Does this reduction matter? I think it does. Whilst it plainly makes sense for police resources to be diverted during urgent operations – riotsk as an obvious example – we have lost something in taking the local police off the streets. It takes a long time to earn trust and in some places that trust is disappearing. Our Brentford SNT – Sgt Chris Jones etc etc – are all excellent and I hope that we can preserve and enhance the work that they do for us.

To contact the SNT call 020 8721 2533 or email  They are not an emergency number – that remains 999. For reporting crimes and other non urgent and non local issues use the 101 service. Which is probably enough numbers.

* Parking report *

These newsletters aren’t complete without talking about parking schemes. Some months ago now we received a petition from Enfield Road residents who wanted a Controlled Parking Zone. To help make the decision, which will be made at the Area Committee meeting on the 19th November at the Free Church near the library, we commissioned a report to study the pattern of parking in Enfield Rd and neighbouring roads. If you’d like a copy let me know.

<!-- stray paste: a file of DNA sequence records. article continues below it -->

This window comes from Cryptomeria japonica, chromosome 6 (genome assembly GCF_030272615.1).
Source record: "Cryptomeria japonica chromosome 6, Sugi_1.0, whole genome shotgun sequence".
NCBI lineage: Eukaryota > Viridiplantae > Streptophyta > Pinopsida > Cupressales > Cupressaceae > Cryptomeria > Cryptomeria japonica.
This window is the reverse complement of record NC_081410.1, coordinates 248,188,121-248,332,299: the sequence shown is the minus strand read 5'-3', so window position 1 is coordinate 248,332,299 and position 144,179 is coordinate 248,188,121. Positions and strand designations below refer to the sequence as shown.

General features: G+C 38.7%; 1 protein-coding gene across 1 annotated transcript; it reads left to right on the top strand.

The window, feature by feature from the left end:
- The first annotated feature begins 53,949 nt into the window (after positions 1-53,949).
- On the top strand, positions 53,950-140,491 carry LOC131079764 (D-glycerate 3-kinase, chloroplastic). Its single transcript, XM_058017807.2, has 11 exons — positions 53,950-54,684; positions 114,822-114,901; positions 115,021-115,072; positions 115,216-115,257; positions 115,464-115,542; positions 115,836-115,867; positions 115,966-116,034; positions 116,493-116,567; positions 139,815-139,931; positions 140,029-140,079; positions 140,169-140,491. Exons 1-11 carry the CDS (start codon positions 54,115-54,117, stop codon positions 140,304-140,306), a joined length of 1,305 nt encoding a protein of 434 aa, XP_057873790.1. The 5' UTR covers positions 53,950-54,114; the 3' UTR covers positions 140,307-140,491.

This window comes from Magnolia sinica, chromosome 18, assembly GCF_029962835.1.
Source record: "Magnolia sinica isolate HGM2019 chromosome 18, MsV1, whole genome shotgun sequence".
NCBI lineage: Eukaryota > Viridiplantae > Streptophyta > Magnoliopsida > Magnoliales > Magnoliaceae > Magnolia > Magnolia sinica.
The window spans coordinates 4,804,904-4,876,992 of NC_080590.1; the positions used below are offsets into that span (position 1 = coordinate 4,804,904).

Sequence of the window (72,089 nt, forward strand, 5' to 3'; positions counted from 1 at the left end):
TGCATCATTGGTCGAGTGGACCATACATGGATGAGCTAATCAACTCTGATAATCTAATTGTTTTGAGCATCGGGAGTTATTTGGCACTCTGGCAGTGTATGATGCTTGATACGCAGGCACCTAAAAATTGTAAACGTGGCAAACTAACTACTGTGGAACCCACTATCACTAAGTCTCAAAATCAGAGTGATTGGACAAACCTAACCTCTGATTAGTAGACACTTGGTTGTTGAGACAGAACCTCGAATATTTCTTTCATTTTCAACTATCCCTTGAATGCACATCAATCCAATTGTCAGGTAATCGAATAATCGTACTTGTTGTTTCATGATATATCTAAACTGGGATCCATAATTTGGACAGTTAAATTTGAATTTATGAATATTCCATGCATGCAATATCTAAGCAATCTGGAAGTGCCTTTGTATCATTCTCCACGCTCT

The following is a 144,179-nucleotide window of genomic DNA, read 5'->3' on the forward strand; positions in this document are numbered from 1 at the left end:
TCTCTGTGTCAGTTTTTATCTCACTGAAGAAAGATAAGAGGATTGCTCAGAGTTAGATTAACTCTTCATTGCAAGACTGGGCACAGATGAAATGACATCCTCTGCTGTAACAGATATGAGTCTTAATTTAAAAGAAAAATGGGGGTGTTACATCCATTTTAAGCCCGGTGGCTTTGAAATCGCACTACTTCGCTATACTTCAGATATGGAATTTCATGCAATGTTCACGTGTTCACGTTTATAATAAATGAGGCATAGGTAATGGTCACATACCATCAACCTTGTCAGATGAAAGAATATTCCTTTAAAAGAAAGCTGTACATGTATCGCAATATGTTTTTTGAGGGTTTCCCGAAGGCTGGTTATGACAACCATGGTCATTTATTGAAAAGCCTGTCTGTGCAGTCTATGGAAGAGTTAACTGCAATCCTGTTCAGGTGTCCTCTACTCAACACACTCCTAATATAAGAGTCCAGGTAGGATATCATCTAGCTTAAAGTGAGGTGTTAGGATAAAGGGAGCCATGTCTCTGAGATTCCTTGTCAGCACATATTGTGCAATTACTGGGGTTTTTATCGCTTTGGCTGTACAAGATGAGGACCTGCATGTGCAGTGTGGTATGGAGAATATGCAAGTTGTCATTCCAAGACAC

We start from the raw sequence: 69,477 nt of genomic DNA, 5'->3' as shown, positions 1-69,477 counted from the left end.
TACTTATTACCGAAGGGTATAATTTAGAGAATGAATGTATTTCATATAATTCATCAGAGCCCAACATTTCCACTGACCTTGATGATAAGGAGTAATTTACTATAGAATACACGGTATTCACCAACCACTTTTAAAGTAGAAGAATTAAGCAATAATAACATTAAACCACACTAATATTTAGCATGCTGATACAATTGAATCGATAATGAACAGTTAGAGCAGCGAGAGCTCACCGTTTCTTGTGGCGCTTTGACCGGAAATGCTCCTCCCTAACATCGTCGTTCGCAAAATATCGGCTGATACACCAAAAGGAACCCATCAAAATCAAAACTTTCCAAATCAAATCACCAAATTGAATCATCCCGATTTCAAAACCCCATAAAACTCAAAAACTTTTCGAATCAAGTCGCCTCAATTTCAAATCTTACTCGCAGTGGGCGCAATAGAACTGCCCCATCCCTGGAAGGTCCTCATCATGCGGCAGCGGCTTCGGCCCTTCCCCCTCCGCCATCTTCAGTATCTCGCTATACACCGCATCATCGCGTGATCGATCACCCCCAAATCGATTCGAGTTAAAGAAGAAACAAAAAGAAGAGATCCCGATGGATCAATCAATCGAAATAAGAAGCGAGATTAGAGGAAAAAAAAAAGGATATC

I suspect there’ll be some disappointment amongst the people who worked hard to raise the petition that we aren’t just going ahead with one. I hope that they and others will understand why this is – making decisions by petition just wouldn’t be possible. However the petitions do get things discussed in public and that is the right way of doing things.

* Charity begins in the High Street *

We’ll begin where we started, at the High Street. The Brentford Toy Library will be opening their pop- up charity shop at Docking Station at 12pm on Friday 28th October. The shop will be open every Friday afternoon up until Christmas. They will be selling a mixture of new reasonably priced toys and donated children's clothing and equipment including baby ware and toys for all ages. They are looking for donations and volunteers. You can contact the organisers via

* Can I help? *

Finally, please get in touch if you think I can help, either by emailing or calling 020 8560 7033. In the meantime, thanks for reading.

My mailing address is:
Matt Harmer
153 Ealing Rd
Brentford, Middlesex TW8 0LF

My telephone:
020 8560 7033

October 18, 2011